On Friday, October 17th, at the New York Pubic Library for the Performing Arts, TLA hosted a wonderful evening of celebration and discussion. We celebrated the recipients of our multiple awards and enjoyed a panel presentation entitled Women in Film.
The evening began with our Annual Business Meeting. I had a chance to report on the activities of the association. It was a wonderful year for TLA. A few of the highlights — the SIBMAS TLA Conference was a great success, our new website launched in July to outstanding reviews, and the PAR 30 volume entitled Holding Up the Mirror: Authenticity and Adaptation in Shakespeare Today Symposium Proceedings was published.
Following the Annual Business Meeting, we honored the recipients of the TLA Awards. Selena Chau, MLIS student at San Jose State University, received the Brooks McNamara Performing Arts Librarian Award. Selena noted that the process of writing the essay for consideration allowed her to “reflect on the uniqueness of performing artists and performing arts scholars that use library services.” Selena was unable to join us in New York City for the event but we look forward to her becoming an active member of TLA. Congratulations to Selena! The Louis Rachow Distinguished Service Award honored Jacqueline Davis from New York Public Library for the Performing Arts (LPA). Jackie delivered a wonderful note of thanks and reflected on her continued work at LPA. With this award, TLA acknowledged her outstanding record of leading LPA through many new initiatives and challenges. LPA continues to be the preeminent performing arts library.
We were delighted to have the return of the Book Awards recognizing outstanding achievement for works published in 2013. The Freedley Award for scholarship on performance was awarded to Alisa Solomon for her book entitled Wonder of Wonders: A Cultural History of Fiddler on the Roof. The Wall Award for scholarship on recorded performance was awarded to Glenn Frankel for his book The Searchers: The Making of an American Legend.
We were delighted to have both authors in attendance. Rachel Shteir, a former Freedley winner and now juror for the Freedley Award, provided a lovely introduction for Alisa. John Calhoun, a Wall juror, was delighted to introduce Glenn. Both authors expressed how honored they were to receive this recognition and spoke passionately about their countless hours working in archives. They both acknowledged the work of archivists, curators and librarians as essential to their research and scholarship.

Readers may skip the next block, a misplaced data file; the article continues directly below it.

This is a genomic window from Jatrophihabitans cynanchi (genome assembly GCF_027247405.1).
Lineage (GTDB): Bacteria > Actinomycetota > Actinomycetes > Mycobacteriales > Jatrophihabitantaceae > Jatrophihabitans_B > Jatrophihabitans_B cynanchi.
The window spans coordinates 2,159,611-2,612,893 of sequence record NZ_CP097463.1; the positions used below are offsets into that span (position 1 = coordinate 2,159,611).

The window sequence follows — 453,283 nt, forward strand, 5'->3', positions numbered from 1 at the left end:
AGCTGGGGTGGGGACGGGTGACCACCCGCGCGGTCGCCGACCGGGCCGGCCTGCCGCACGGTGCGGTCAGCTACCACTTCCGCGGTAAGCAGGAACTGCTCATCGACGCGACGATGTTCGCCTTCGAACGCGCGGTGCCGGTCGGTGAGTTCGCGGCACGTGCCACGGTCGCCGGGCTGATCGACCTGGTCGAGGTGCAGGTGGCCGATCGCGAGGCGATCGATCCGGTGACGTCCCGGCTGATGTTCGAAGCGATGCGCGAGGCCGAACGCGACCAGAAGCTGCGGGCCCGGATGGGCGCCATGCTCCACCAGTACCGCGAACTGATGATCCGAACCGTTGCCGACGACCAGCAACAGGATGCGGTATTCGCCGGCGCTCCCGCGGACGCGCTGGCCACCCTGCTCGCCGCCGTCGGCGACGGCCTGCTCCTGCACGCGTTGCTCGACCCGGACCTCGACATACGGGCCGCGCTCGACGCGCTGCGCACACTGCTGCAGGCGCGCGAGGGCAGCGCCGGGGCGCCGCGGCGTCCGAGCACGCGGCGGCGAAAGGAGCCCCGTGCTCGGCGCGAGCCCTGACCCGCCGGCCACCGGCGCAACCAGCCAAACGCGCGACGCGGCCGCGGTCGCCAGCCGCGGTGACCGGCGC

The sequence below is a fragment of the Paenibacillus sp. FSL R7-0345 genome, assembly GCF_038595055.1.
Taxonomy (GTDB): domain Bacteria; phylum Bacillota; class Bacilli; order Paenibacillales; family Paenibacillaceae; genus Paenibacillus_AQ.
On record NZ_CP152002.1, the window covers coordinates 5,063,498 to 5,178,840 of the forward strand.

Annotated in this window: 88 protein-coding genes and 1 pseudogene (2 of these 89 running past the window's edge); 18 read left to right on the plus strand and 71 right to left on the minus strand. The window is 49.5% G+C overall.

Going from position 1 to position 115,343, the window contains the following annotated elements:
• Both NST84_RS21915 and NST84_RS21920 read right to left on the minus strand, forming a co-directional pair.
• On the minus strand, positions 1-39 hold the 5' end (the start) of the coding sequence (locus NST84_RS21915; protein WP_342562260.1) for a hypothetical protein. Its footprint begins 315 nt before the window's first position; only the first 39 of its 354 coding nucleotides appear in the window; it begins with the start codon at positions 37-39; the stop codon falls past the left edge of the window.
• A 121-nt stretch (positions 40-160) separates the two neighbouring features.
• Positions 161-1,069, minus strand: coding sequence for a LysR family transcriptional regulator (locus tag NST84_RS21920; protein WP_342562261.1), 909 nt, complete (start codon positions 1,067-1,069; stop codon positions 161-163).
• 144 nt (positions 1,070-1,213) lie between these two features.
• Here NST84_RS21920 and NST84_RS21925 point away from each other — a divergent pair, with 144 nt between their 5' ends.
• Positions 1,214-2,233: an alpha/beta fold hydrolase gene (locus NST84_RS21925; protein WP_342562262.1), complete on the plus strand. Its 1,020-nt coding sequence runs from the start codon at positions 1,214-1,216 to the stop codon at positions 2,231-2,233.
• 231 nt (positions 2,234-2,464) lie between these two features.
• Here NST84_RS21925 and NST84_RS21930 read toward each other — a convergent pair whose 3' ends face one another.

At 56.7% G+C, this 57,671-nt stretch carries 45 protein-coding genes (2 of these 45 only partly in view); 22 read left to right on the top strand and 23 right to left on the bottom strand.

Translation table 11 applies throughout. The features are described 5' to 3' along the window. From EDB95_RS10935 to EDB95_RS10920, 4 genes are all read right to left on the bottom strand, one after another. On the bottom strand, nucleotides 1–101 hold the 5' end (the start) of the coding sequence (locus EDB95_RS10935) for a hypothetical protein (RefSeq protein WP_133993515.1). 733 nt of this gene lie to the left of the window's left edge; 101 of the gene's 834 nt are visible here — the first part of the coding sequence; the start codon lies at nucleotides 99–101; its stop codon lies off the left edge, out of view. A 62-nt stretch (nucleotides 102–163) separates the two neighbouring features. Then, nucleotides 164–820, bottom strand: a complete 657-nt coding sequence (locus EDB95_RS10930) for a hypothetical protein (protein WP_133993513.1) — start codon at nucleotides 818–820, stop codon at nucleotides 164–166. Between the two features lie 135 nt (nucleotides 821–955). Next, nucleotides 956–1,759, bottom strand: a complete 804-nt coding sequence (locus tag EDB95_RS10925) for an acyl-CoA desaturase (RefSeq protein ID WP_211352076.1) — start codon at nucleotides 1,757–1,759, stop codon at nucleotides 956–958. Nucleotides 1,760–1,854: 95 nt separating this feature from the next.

The two Special Jury Prizes were also recognized: Fosse by Sam Wasson and Still: American Silent Motion Picture Photography by David Shields.
Congratulations to Alisa, Glenn, Sam and David!
The next event was a panel discussion on a topic related to the work of TLA and performing arts libraries and archives. This year we focused on Women in Film. Our panelists included Kathryn Hearst, Mark Newton and Bette Gordon. Kathryn discussed the absence of the women film pioneers in the curriculum. She profiled several of the many women who worked in the film industry during the silent era – not just in the United States. She argued that they are systematically left out of the teaching of early cinema. At the college level, early cinema classes generally include the developments in filmmaking by Edison, Porter, D.W. Griffith, among others, but rarely, if ever, mention the women pioneers who dynamically contributed to the industry both in front of and behind the camera. Drawing on this topic, Mark Newton gave us the background on the open access digital resource Women Film Pioneers Project. He discussed how the project came into being as a scholarly work. The WFPP documents the lives and contributions of women working in the film industry during the silent era – the women who worked behind the camera in every capacity of filmmaking. Bette Gordon discussed women filmmakers today and acknowledged it is still a difficult industry for them. The statistics identifying the number of women in the industry are distressing. Bette called for women filmmakers to be activists – essentially to be strong and forceful. She also called for those women in the industry to support each other through networking and other activities. By working together, they can build the necessary support — even through efforts to drive up box office receipts during the first weekend release by coordinating attendance en masse!
The panel on Women in Film highlighted that after more than 100 years, women still face challenges in this industry. Their contributions, however, as documented by the Women Film Pioneers Project and by the successes and persistence of women filmmakers today, are significant and essential.
The panel discussion was followed by sparkling wine, small bites (thank you to Granddaisy Bakery for donating such delicious food!) — and discussion. I am delighted that most folks remained to continue the conversation.